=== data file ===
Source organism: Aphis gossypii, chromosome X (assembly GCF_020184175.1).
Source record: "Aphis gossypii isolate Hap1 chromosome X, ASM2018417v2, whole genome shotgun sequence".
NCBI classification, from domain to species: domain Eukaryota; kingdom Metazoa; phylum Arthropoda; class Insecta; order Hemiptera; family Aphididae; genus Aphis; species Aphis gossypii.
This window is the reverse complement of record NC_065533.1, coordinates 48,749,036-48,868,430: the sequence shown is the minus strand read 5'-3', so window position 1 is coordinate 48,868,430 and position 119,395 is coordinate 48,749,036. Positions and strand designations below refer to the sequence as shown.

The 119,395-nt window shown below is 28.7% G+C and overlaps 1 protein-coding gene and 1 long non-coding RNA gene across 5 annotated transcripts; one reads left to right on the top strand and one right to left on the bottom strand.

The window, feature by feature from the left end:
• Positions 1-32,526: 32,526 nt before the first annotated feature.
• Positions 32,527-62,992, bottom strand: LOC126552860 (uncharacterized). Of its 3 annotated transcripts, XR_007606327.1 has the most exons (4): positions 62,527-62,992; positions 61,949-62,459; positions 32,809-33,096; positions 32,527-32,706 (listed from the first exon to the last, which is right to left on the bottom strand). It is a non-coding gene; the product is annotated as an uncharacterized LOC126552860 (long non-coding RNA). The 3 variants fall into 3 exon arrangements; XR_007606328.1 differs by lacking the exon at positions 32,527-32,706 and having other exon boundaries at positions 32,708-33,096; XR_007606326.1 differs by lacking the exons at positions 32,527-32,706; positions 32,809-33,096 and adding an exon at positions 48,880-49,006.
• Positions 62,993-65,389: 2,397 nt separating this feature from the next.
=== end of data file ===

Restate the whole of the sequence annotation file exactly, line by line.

Source organism: Aphis gossypii, chromosome X (assembly GCF_020184175.1).
Source record: "Aphis gossypii isolate Hap1 chromosome X, ASM2018417v2, whole genome shotgun sequence".
NCBI classification, from domain to species: domain Eukaryota; kingdom Metazoa; phylum Arthropoda; class Insecta; order Hemiptera; family Aphididae; genus Aphis; species Aphis gossypii.
This window is the reverse complement of record NC_065533.1, coordinates 48,749,036-48,868,430: the sequence shown is the minus strand read 5'-3', so window position 1 is coordinate 48,868,430 and position 119,395 is coordinate 48,749,036. Positions and strand designations below refer to the sequence as shown.

The 119,395-nt window shown below is 28.7% G+C and overlaps 1 protein-coding gene and 1 long non-coding RNA gene across 5 annotated transcripts; one reads left to right on the top strand and one right to left on the bottom strand.

The window, feature by feature from the left end:
• Positions 1-32,526: 32,526 nt before the first annotated feature.
• Positions 32,527-62,992, bottom strand: LOC126552860 (uncharacterized). Of its 3 annotated transcripts, XR_007606327.1 has the most exons (4): positions 62,527-62,992; positions 61,949-62,459; positions 32,809-33,096; positions 32,527-32,706 (listed from the first exon to the last, which is right to left on the bottom strand). It is a non-coding gene; the product is annotated as an uncharacterized LOC126552860 (long non-coding RNA). The 3 variants fall into 3 exon arrangements; XR_007606328.1 differs by lacking the exon at positions 32,527-32,706 and having other exon boundaries at positions 32,708-33,096; XR_007606326.1 differs by lacking the exons at positions 32,527-32,706; positions 32,809-33,096 and adding an exon at positions 48,880-49,006.
• Positions 62,993-65,389: 2,397 nt separating this feature from the next.